Nov 132015

While writing Geo-Mexico, the geography and dynamics of modern Mexico, we were surprised to find there were no books in English about the geography of Mexico aimed at readers in the upper grades of high school or beginning years of college. On the other hand, we knew of several books about Brazil aimed at that level, most of them published in the U.K.. Why are there more geography books about Brazil than about Mexico?

One attraction of Brazil to geographers is that the spatial patterns of activities in that country are far simpler to describe, map and analyze, than their counterparts in Mexico. For example, compare these two maps of climate zones:

Climate zones of Mexico and Brazil.

Climate zones of Mexico and Brazil. Credit: Geo-Mexico and Wikipedia, respectively.

This makes it easier to teach about the spatial patterns of Brazil than Mexico. Even though regional geography largely disappeared from U.K. schools in the 1970s, most examination syllabi for the equivalent of Grade 13 still required the study of countries at contrasting levels of economic development. Brazil was a relatively popular choice to represent either (initially) an LEDC (Less Economically-Developed Country) or (more recently) an emerging economy or “middle-income” country. Naturally, this led to textbooks based on Brazil.

If further evidence were needed that British schools have tended to ignore Mexico, then look no further than a recent article in Geography, the flagship journal of the U.K.’s Geographical Association, the leading subject association for all teachers of geography in the U.K.

Quoting its website,

The Geographical Association (GA) is a subject association with the core charitable object of furthering geographical knowledge and understanding through education. It is a lively community of practice with over a century of innovation behind it and an unrivalled understanding of geography teaching. The GA was formed by five geographers in 1893 to share ideas and learn from each other. Today, the GA’s purpose is the same and it remains an independent association.”

GEOGRAPHY_vol100_part3_COVERThe Autumn 2015 issue of Geography includes “Twenty-five years of Geography production”, an article by Diana Rolfe analyzing the content of the last 25 years of the publication. One particular section caught our eye. Rolfe lists the number of times that specific places are referred to over that time in the journal’s “place-based articles”.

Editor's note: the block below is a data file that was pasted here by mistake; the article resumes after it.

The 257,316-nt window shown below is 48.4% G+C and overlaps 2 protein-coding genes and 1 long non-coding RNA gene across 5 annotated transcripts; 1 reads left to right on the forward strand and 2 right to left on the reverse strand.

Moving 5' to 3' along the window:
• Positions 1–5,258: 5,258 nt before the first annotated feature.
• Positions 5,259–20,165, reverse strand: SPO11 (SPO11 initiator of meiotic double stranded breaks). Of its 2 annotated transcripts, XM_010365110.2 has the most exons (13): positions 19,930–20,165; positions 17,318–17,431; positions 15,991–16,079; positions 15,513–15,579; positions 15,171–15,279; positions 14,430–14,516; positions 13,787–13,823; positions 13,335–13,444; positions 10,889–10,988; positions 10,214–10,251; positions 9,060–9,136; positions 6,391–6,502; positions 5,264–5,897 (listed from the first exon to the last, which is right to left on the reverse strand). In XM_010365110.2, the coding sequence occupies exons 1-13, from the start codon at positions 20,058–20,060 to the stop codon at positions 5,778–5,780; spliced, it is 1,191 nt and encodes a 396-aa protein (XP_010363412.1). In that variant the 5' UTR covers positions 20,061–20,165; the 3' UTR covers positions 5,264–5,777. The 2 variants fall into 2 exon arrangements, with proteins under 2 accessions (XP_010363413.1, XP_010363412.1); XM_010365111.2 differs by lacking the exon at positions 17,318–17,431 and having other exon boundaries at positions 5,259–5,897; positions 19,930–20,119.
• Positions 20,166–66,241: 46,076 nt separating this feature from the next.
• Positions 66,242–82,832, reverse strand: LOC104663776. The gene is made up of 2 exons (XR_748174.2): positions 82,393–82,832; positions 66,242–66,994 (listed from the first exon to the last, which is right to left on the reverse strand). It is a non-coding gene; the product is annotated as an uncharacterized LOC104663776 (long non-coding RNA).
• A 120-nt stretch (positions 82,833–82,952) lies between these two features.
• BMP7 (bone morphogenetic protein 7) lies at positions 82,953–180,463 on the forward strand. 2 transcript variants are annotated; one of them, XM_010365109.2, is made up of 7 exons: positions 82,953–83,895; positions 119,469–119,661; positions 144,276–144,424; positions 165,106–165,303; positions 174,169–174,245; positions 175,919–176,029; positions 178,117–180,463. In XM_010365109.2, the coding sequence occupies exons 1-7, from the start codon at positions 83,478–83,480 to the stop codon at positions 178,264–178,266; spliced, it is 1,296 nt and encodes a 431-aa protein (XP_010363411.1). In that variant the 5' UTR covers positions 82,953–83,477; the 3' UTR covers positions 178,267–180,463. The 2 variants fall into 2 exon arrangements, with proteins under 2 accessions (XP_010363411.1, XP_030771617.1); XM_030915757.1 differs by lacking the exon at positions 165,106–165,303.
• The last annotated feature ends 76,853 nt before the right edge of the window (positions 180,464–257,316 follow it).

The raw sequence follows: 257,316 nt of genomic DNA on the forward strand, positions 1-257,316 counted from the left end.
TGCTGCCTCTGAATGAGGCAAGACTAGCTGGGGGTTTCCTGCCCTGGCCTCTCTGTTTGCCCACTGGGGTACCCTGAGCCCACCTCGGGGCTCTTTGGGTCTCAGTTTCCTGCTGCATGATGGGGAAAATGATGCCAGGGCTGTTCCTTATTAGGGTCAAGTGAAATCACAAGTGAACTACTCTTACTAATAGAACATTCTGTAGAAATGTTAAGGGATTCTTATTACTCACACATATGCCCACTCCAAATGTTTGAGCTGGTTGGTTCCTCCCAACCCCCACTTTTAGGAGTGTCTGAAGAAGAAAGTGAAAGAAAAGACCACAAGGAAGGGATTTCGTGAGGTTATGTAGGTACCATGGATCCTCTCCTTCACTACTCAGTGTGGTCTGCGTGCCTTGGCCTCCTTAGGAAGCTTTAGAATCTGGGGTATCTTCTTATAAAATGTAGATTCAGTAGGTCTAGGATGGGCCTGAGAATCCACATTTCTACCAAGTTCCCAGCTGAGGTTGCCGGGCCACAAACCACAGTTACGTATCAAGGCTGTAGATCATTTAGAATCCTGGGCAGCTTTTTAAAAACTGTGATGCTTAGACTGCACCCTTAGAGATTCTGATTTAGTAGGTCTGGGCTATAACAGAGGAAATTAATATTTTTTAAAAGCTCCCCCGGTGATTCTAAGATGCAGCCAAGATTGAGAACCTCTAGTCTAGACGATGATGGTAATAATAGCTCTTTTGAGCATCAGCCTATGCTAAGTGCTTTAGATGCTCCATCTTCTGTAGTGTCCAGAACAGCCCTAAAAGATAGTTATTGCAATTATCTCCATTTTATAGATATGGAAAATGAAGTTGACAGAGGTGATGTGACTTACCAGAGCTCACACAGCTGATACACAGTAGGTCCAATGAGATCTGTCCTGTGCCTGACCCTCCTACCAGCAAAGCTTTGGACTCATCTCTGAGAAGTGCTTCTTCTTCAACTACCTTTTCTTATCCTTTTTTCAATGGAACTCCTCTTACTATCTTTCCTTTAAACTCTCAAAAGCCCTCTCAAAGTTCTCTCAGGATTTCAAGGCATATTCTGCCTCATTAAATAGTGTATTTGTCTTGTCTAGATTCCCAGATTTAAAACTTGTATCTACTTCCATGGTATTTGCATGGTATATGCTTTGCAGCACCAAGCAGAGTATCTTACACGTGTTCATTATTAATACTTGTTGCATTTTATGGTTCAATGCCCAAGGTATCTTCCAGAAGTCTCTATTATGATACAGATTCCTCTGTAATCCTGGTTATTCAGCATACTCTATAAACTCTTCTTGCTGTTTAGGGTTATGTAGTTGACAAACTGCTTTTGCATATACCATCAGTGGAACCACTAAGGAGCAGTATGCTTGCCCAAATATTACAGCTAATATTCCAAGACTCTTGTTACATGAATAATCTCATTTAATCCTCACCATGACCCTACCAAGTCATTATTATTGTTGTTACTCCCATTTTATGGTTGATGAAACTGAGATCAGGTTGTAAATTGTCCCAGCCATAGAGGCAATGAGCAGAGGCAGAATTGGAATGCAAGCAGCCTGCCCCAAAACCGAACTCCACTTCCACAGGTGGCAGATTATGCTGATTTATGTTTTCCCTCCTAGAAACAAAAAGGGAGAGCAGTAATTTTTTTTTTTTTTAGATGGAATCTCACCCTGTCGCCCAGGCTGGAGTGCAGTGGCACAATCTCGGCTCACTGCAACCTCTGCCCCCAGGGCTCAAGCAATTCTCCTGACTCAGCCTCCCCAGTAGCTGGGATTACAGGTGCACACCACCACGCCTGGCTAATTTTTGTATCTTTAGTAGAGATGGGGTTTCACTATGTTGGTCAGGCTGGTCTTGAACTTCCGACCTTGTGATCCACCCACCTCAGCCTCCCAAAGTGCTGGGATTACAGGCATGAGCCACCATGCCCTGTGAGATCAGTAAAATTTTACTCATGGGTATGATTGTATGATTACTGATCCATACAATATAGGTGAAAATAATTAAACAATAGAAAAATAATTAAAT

The analysis shows that 78 countries were referred to in the past 25 years. The most frequently mentioned country (no surprise here) is the U.K., with (139 articles over the past 25 years). The next most frequently mentioned country is South Africa (27 mentions), followed by China (16), France (12), Australia (10), Hong Kong, Ireland and Canada (8 each). Latin American countries do not have a good showing on this list, but are represented by Peru (2), Argentina (1), Brazil (1) and Chile (1).

Astonishingly (to us at least) Mexico does not get a single mention. Neither, it must be said, do Sweden or Norway.

The omission of Mexico from the list is significant, given that it is the world’s 11th largest country in terms of total population, 14th largest in area, is the 9th most attractive country for FDI, and has the 11th largest economy on the planet!

It is an especially puzzling omission, in a U.K. context, given that U.K. investment during the nineteenth century helped unlock the mineral riches of Mexico, finance its banks, build its railway network and so much more.

We invite UK geographers to purchase a copy of Geo-Mexico, the geography and dynamics of modern Mexicocome or hop on over to to find out what they’re missing.

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  3 Responses to “Mexico is “terra incognita” in many UK geography classes”

  1. I-m a bit late reading this .. When I went to school in England .. lets say in the 1960’s and geography was compulsory we learnt “domestic” geography that is the British Isles and also international geography which was mostly former colonies … therefore not Mexico.
    In about 1962 a chocolate company .. Cadbury, Rowntrees or another company produced an amazing set of lessons about chocolate and pre colombian Mexico. This culminated in going to see a film at the local cinema and prizes being awarded for the best Mexico / Chocolate related artwork.
    The geography A level (to finish not graduate secondary school at 17 or 18) is currently very highly valued as an entrance qualification to good universities.

  2. I wasn’t questioning the quality of geography teaching in the UK (“I wouldn’t be where I am today”, to quote from Reggie Perrin, had I not gone through that same system myself), only musing about a (relative) lack of interest about Mexico at high school level. Primary school interest is no doubt high, given those bloodthirsty Aztecs and those pyramid-building Maya and their chocolate…

  3. Well we don’t really have High Schools … Kids begin school (not pre-school) at 5 or in some cases 4yrs and complete 11 years to gain GCSE´s (general certificate of secondary education) in individual topics such as Maths, English, Physics, Biology ,Chemistry, Geography, History etc. Then they go on to what is called A Level (advanced) or various technical options. Between the age of 16 to 18 students narrow their field at A Level to as few as three options (Very bright students may take 5 subjects) all with a focus on university entry. Therefore geography is highly prized by students for it’s breadth.
    Someone who wants to study maths at university might study maths, physics and geography, someone who wants to study philosophy might take maths, English and geography. A student looking at Engineering might also include geography. that’s because 17yr olds looking at geography get to deal with large data sets which is all the rage now … apparently ..

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